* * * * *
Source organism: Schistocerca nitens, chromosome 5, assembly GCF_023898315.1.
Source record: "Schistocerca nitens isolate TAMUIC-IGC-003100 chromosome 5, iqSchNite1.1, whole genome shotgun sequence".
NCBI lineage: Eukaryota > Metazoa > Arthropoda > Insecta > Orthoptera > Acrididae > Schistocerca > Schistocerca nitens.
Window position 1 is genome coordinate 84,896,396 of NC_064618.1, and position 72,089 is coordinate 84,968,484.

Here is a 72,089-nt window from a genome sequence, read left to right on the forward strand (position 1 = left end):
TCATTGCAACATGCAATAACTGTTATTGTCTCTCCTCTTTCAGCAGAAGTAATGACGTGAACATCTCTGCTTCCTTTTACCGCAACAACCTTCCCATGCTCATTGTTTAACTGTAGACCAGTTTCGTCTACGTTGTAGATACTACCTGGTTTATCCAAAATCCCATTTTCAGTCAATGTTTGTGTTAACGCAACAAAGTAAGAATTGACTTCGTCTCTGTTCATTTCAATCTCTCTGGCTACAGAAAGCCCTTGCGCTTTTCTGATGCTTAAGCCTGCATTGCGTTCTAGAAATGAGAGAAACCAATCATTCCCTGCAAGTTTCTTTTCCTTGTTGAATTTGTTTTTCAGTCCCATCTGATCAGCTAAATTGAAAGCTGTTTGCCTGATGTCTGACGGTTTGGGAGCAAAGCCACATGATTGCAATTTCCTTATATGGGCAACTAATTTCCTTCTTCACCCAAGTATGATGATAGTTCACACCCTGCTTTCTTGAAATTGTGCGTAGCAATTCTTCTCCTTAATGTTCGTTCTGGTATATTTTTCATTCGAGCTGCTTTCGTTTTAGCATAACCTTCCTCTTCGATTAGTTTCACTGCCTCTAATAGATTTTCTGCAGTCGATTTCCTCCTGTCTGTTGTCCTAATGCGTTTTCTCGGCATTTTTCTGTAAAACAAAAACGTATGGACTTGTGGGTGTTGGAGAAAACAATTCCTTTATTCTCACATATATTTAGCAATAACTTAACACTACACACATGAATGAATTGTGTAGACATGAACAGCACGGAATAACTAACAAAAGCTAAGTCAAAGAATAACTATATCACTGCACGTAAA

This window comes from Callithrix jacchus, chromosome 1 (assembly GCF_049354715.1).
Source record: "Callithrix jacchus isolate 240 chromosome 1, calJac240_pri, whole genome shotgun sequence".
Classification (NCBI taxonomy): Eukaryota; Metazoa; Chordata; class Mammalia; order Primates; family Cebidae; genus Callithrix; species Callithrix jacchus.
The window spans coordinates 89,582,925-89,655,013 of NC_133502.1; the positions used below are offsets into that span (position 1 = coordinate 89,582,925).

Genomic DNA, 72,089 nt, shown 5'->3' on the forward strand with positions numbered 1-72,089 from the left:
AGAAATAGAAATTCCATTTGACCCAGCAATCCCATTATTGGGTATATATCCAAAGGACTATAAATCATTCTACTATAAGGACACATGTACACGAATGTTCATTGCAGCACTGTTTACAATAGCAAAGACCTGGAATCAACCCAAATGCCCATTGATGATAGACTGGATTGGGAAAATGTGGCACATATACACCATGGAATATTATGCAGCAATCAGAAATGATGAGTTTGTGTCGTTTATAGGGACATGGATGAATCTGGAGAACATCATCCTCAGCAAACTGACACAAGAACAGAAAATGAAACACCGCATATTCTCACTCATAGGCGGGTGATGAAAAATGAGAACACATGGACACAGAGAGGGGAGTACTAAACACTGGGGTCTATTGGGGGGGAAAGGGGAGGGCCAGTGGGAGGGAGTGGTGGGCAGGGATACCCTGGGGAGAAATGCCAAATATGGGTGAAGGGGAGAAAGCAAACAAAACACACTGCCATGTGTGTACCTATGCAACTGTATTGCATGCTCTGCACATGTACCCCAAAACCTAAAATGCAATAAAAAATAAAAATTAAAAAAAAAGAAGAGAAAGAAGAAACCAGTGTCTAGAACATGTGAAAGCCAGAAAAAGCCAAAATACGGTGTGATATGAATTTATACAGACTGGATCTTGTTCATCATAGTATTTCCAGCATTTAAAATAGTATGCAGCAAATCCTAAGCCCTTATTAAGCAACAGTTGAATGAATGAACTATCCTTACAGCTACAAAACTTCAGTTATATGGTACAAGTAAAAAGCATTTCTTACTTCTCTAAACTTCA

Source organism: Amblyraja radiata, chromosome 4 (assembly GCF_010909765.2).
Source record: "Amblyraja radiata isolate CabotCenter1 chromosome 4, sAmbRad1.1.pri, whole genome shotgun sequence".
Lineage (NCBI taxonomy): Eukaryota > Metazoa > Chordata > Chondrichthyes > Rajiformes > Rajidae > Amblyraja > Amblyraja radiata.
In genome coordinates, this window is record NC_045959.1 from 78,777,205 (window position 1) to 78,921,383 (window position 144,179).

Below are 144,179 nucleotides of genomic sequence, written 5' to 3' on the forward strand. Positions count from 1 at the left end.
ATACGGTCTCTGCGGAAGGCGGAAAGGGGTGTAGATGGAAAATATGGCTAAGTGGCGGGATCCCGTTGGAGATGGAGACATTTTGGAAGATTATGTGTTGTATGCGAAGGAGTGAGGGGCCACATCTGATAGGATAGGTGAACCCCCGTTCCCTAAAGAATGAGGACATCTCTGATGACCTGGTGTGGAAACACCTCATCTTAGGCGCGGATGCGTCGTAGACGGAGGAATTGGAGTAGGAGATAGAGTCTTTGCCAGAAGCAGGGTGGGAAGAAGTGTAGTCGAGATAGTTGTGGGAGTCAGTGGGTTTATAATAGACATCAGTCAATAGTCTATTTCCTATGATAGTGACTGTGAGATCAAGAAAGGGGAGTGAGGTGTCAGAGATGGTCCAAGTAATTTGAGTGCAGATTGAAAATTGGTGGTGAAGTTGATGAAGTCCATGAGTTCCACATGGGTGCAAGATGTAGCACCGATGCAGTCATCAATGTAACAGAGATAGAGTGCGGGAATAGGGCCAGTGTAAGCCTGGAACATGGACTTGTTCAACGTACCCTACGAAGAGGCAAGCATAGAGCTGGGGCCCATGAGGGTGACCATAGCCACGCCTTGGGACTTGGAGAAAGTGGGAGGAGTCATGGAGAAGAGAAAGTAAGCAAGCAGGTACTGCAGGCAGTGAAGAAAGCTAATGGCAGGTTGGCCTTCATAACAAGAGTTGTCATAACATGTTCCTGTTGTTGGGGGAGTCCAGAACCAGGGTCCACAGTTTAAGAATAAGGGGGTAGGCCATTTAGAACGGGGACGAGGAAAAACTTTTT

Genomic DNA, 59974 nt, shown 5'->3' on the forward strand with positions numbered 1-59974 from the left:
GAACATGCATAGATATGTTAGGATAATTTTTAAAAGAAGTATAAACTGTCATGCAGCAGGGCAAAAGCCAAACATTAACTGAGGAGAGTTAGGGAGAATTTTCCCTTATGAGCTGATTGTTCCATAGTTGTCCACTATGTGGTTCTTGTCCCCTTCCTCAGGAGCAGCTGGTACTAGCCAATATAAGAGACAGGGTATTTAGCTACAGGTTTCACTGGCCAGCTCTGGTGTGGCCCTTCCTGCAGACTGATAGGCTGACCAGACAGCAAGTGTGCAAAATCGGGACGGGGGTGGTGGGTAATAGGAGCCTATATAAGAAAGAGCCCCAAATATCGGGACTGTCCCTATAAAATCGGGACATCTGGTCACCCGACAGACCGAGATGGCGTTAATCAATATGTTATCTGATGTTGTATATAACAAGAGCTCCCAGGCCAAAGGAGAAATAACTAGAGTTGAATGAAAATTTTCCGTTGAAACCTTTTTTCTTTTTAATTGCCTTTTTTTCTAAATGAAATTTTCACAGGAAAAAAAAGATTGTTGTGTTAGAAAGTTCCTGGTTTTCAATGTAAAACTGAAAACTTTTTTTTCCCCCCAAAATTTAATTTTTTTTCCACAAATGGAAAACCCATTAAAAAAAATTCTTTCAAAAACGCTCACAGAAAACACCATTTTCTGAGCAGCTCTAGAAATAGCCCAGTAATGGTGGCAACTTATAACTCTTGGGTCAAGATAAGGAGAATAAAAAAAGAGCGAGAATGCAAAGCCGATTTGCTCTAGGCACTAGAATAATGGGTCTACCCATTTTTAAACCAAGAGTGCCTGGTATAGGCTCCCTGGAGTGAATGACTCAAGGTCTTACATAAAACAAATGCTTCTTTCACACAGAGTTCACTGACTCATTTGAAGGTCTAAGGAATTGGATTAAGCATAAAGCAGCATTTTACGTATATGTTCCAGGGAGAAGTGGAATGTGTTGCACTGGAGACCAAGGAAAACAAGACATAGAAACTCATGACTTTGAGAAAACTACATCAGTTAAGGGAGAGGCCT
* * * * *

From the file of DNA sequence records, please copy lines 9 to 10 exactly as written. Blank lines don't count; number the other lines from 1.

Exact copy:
Classification (NCBI taxonomy): Eukaryota; Metazoa; Chordata; class Mammalia; order Primates; family Cebidae; genus Callithrix; species Callithrix jacchus.
The window spans coordinates 89,582,925-89,655,013 of NC_133502.1; the positions used below are offsets into that span (position 1 = coordinate 89,582,925).